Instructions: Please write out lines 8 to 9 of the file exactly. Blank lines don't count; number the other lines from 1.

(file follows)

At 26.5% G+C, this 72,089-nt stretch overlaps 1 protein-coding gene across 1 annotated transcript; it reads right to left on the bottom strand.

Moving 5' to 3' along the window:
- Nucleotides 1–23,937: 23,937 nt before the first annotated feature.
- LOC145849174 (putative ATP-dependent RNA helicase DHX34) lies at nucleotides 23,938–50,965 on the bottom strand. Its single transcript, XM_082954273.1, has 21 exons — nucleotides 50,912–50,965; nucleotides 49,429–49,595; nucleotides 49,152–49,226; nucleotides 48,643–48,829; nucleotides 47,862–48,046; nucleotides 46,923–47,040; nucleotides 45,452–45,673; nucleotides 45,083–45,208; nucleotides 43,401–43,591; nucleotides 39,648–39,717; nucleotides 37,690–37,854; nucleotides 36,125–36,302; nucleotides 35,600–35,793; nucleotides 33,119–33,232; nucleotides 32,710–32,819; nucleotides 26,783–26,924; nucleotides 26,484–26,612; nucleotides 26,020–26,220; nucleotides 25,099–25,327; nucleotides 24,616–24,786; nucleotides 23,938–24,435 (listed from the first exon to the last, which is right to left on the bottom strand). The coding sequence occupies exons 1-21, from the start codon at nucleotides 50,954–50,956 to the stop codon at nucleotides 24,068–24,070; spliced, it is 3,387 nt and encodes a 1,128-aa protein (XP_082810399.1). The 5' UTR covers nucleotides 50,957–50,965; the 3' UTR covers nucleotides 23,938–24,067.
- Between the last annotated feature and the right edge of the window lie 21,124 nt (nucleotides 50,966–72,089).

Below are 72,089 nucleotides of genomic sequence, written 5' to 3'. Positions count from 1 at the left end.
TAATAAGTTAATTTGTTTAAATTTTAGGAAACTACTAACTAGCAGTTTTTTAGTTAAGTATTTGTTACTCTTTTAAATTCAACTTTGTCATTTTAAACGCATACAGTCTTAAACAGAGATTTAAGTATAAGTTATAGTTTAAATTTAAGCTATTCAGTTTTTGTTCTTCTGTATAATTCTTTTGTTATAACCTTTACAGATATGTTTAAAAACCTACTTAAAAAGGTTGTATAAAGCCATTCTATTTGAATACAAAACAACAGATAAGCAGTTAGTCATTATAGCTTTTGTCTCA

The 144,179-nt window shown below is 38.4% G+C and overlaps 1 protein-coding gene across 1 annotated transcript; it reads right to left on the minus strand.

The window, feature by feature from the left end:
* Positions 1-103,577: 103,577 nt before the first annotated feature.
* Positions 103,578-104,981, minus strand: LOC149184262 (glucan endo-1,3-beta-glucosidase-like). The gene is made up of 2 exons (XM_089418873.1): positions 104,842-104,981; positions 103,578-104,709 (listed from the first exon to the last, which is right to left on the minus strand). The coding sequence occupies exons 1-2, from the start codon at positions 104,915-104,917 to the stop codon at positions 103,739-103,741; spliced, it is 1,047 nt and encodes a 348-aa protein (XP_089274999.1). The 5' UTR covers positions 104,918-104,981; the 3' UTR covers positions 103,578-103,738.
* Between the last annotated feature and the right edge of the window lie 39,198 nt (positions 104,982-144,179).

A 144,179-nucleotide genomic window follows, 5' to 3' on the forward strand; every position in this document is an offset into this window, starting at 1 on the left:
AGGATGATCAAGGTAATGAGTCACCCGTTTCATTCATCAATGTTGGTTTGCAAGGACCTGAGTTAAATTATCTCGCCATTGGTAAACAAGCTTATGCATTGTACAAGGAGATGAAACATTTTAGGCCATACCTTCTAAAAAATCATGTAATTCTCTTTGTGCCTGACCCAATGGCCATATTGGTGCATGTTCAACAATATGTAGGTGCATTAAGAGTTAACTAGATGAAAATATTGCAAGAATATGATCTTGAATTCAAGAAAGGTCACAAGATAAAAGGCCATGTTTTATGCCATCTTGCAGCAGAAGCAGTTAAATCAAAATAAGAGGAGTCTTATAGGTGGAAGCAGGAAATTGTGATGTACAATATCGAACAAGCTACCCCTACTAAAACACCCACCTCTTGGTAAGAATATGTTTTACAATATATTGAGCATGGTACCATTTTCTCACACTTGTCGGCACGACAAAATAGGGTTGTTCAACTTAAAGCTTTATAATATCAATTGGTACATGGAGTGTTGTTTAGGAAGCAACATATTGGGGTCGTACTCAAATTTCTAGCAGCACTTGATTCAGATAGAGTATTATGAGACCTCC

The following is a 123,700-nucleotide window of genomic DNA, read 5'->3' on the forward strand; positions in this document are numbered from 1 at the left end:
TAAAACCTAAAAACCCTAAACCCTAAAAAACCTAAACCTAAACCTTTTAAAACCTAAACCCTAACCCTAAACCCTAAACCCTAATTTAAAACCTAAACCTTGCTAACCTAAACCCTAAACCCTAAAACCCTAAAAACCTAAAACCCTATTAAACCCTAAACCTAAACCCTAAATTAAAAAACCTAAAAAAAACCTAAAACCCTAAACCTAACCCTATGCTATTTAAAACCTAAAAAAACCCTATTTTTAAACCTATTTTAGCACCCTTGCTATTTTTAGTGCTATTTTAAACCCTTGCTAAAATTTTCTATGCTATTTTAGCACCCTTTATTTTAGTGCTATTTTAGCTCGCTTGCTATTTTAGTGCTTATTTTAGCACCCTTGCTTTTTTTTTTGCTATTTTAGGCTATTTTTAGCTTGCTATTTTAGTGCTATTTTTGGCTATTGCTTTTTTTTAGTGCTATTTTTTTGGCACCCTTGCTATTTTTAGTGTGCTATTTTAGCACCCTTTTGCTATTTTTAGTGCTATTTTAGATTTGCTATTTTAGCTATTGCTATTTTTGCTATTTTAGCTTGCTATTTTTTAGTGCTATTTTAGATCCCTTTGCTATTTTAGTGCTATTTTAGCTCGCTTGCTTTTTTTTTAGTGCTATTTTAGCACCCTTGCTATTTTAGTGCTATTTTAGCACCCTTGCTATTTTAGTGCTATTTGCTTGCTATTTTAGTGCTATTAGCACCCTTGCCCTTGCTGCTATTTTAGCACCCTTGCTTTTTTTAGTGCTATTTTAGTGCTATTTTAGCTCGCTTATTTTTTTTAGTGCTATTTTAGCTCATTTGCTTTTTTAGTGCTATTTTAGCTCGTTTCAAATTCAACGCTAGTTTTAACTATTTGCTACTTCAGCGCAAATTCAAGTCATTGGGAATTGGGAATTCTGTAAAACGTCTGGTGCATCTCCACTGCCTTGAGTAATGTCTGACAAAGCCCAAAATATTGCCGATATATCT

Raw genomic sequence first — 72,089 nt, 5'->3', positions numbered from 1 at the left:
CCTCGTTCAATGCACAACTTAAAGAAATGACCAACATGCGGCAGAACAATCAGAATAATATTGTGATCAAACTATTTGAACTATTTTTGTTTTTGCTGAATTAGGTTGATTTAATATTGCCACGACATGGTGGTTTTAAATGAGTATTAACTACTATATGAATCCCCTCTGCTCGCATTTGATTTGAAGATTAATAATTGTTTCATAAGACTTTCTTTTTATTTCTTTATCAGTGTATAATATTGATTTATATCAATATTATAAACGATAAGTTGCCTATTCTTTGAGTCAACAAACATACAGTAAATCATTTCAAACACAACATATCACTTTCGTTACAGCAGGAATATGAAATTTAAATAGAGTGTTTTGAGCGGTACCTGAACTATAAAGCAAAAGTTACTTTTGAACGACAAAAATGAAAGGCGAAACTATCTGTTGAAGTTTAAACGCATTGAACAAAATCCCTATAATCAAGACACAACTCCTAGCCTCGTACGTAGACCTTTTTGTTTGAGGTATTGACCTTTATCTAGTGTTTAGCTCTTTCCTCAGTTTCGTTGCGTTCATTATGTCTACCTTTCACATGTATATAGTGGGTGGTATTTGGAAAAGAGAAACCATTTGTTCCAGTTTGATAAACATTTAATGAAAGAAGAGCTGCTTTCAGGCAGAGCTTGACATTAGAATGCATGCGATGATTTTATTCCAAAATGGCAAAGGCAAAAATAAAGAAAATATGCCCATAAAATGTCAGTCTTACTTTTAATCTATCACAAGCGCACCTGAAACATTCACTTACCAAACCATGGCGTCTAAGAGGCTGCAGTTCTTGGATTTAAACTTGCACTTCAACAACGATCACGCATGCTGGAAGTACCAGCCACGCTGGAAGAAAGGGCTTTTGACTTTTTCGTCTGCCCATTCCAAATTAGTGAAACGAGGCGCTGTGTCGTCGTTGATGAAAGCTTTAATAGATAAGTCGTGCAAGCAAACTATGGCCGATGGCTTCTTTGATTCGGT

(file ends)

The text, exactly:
The 144,179-nt window shown below is 38.4% G+C and overlaps 1 protein-coding gene across 1 annotated transcript; it reads right to left on the minus strand.

The window, feature by feature from the left end: